Blogs are brief, to-the-point, conversational, and packed with information, strategies, and tips to turn troubled eaters into “normal” eaters and to help you enjoy a happier, healthier life. Sign up by clicking "Subscribe" below and they’ll arrive in your inbox.
[No unsolicited guest blogs accepted, thank you]
Every time I go to blog about why it’s important to stay active and the dangers of being sedentary, my biggest fear is that readers will hear my words as one more lecture, one more poke in the back to remind them of what they’re not doing to be healthy and fit. So, I’m telling you upfront, I’m not trying to make you feel badly about yourself. I’m giving you information in order to help you take better care of yourselves.
“Is it a brain, or a couch potato” (Health and Fitness, Sarasota Herald-Tribune, 2/4/14, p. 16E) tells us that inactivity is capable of remodeling the brain and—you guessed it—not in a healthy way. Yet another rat study advises that “being sedentary changes the shape of certain neurons in ways that significantly affect not just the brain but the heart as well.” After almost three months, rats who missed out on a running wheel, and were therefore the rodent version of a couch potato, had developed neurons in their brains “that made them likely to overstimulate the sympathetic nervous system, potentially increasing blood pressure and contributing to the development of heart disease.”
Then from Doctors Oz and Roizen (“If you’re up there in pounds,” Health and Fitness, Sarasota Herald-Tribune, 2/4/14, p. 24E) we hear that the way to increase “brown fat—that’s the good kind”—is through aerobic exercise and strength training. Brown fat is what’s called thermogenic or heat producing and, therefore, burns more calories than white fat. The good news is that exercise (or activity—call it whatever you wish) can actually “turn some of your white fat brown (or at least beige).” And the more brown fat you have, the more calories you’ll burn.
Many of you don’t exercise because it hasn’t helped you lose weight. Let me be blunt and tell you that this is a pretty poor reason for not getting your body moving considering all the positive things that will happen when you do and the negative things that will happen when you don’t. It’s time to disconnect activity from weight and link it, instead, to health. People who value themselves want to be healthy, not just look healthy, because they know they deserve health, happiness, and to just plain feel good.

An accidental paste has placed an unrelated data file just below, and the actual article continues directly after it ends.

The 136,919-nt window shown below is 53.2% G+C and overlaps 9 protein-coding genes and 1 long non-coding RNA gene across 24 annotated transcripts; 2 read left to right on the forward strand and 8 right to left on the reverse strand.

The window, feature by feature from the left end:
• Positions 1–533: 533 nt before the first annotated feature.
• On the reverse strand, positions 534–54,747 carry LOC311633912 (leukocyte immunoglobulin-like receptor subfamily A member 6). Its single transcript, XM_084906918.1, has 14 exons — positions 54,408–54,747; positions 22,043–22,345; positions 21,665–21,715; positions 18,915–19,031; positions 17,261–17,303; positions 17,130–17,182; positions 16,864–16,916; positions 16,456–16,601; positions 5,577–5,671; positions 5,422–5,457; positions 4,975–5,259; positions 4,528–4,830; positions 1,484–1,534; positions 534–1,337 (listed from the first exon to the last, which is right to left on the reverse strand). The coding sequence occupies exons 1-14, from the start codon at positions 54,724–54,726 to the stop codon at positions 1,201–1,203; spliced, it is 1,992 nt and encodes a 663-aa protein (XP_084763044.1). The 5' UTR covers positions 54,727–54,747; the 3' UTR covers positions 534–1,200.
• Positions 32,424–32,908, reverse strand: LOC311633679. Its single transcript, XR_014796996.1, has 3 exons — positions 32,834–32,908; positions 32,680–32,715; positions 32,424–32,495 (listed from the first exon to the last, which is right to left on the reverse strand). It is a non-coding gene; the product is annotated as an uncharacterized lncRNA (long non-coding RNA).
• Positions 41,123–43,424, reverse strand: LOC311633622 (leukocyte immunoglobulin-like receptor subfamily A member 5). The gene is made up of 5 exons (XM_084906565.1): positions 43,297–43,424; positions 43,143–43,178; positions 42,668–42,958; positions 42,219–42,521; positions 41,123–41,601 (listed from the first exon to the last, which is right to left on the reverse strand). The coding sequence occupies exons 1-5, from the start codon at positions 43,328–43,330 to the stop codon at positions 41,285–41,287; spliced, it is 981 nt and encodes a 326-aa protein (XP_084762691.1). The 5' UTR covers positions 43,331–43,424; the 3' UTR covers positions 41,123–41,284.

Why do you exercise? Why don’t you exercise? Do you think about the benefits you’ll get if you do and the harm you’re inflicting on yourselves if you don’t? Forget about appearance or attractiveness and think about what this says about how you think of yourself. Most of you want others to value you (particularly you approval-seekers out there), but why should they, if you don’t show them how much you value yourself?
By accepting you will be accessing a service provided by a third-party external to https://www.karenrkoenig.com/
This website is owned and operated by Karen R. Koenig, M.Ed., LCSW. It contains material intended for informational and educational purposes only, and reasonable effort is made to keep its contents updated. Any material contained herein is not to be construed as the practice of clinical social work or of psychotherapy, although adherence to applicable Florida States, Rules, and Code of Ethics is observed. Material on this website is not intended as a substitute for medical or psychological advice, diagnosis, or treatment for mental health issues or eating disorder problems, which should be done only through individualized therapeutic consultation. Karen R. Koenig, LCSW disclaims any and all liability arising directly or indirectly from the use of any information contained on this website. This website contains links to other sites. The inclusion of such links does not necessarily constitute endorsement by Karen R. Koenig, LCSW who disclaims any and all liability arising directly or indirectly from the use of any information contained in this website. Further, Karen R. Koenig, LCSW, does not and cannot guarantee the accuracy or current usefulness of the material contained in the linked sites. Users of any website must be aware of the limitation to confidentiality and privacy, and website usage does not carry any guarantee or privacy of any information contained therein.